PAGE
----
Important: To maintain the safety of our community and help prevent the spread of the COVID-19 Coronavirus, this event has been canceled.

The Graduate School is proud to host its fifth annual Graduate Research and Creative Works Symposium, a part of the Faculty of Arts and Sciences new Research Week. This is an opportunity for graduate students across all of our disciplines to present their independent research and creative pursuits to the campus community. The Poster and Digital Display session is open to the campus community and guests, and includes a wine and cheese networking reception. 

 

Abstracts:

 

Ethan Aaronson
Criminal Justice (MA)
Title of Project: Understanding Police Use of Force in New Jersey
Faculty Advisors: Dr. Richard Stansfield, Dr. Bryn Herrschaft, Dr. Adam Okulicz-Kozaryn

In recent years there has been increased scrutiny around the ways police officers use physical violence while carrying out their duties as officers of the law. Though force is often necessary for officers to use during arrests, there have also been innumerable cases of officers going beyond their mandate and inflicting unreasonable amounts of violence on civilians they are attempting to detain. In 2018, NJ Advance Media produced a groundbreaking report that detailed the ways New Jersey police officers use force while on the job. Prior research on this topic focused almost exclusively on police departments in large cities, which missed out on understanding how officers in smaller departments utilize force. The Force Report delves into this municipal level data and already has been used to write reports on how frequently police officers in New Jersey use force, who they use it against, and what types of force are most commonly used by police. This paper will dig into why officers use force the way they do by testing for relationships between demographic factors and use of force rates. Using multivariate regression analyses and GIS mapping software, the relationships between use of force rate and race, income, education, political affiliation, and violent crime rate in over 400 New Jersey municipalities will be quantified and visually displayed.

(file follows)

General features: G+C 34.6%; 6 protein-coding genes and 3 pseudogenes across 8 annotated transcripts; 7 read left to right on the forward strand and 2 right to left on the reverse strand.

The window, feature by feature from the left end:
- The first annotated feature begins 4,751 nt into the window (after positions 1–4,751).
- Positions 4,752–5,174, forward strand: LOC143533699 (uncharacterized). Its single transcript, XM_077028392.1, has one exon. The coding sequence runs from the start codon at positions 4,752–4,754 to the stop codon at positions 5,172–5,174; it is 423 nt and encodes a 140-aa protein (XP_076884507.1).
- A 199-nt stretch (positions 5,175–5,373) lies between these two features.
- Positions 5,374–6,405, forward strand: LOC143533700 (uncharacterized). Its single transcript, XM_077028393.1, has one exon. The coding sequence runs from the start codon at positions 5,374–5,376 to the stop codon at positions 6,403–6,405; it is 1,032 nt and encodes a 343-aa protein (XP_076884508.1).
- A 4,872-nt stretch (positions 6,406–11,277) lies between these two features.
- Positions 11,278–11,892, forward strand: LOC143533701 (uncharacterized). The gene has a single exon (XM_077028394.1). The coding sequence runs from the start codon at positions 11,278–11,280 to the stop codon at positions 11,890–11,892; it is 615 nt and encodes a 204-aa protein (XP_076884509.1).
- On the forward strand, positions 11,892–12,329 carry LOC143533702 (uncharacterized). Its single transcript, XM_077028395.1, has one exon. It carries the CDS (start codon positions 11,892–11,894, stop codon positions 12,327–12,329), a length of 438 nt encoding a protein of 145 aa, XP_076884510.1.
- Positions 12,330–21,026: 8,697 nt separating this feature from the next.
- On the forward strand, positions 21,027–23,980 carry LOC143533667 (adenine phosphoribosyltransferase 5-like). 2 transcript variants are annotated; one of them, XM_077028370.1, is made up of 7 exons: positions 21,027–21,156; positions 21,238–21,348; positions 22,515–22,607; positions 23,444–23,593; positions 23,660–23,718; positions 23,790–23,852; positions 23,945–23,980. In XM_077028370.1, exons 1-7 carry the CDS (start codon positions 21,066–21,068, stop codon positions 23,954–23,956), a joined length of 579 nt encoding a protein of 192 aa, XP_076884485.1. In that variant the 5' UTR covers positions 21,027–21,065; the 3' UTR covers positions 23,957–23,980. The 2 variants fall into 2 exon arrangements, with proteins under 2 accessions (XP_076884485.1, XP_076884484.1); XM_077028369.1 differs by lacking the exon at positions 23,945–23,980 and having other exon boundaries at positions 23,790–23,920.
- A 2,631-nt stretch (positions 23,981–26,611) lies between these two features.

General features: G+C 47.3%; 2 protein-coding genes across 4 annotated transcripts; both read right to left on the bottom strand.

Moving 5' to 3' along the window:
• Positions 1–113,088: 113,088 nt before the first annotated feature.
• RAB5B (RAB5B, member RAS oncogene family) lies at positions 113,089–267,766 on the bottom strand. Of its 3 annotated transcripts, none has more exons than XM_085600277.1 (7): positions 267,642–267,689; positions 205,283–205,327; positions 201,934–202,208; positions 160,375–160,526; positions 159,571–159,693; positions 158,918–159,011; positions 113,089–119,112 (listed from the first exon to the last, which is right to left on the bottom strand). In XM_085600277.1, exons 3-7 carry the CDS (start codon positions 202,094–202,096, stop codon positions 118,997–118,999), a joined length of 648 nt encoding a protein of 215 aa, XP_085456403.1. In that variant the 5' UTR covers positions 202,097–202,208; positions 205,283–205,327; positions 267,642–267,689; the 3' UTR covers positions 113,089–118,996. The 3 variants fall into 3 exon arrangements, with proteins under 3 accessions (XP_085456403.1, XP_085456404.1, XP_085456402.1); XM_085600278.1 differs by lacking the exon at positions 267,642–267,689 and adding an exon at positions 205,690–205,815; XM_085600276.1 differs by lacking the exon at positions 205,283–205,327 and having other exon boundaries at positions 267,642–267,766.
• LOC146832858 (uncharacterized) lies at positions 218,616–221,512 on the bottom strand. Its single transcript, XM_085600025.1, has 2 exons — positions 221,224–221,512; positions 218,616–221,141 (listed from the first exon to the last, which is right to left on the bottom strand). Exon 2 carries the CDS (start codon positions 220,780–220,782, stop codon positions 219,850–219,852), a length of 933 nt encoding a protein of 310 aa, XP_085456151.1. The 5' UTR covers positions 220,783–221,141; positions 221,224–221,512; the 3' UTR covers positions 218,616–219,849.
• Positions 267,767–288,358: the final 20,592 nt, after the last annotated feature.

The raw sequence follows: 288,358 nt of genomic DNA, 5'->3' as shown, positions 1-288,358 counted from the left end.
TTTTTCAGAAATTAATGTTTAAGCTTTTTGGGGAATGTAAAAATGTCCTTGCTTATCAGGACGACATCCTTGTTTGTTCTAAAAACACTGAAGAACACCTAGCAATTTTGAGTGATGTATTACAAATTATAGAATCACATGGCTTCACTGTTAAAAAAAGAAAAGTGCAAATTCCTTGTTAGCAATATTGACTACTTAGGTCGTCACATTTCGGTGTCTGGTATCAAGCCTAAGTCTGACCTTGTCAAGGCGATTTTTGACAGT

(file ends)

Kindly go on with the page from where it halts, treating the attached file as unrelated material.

Elizabeth Blake
Psychology (MA)
Title of Project: Attachment, Social Goals, and Meaning in Life
Faculty Advisor: Dr. Andrew Abeyta
Graduate Conference Travel or Research Grant Recipient

Previous research suggests that individuals with insecure attachment orientations experience deficits in meaning in life (e.g., Reizer, Dahan, & Shaver, 2013). We suggest that an individual’s approach toward relationships may explain the relation between attachment insecurity and meaning in life. To test this, we measured attachment orientations, social goals, and meaning in life. We hypothesized that individuals high in attachment-related anxiety would be more open to deficit-reduction goals, and would exhibit greater search for meaning, but less presence of meaning, relative to individuals high in attachment-related security. Critically, I expected that this increase in deficit-reduction goals would mediate the effect of attachment-related anxiety on search and presence of meaning, respectively. I also hypothesized that individuals high in attachment-related avoidance would be less open to growth-oriented goals, and would exhibit less presence of meaning, relative to the secure condition. Critically, I hypothesized that this decrease in growth-oriented goals would mediate the effect of attachment-related avoidance on presence of meaning. Results indicate that two of the predicted pathways were significant: attachment-related anxiety predicted greater commitment to deficit-reduction goals, which then predicted greater search for meaning in life, and attachment-related avoidance predicted less commitment to growth oriented goals, which then predicted less presence of meaning in life.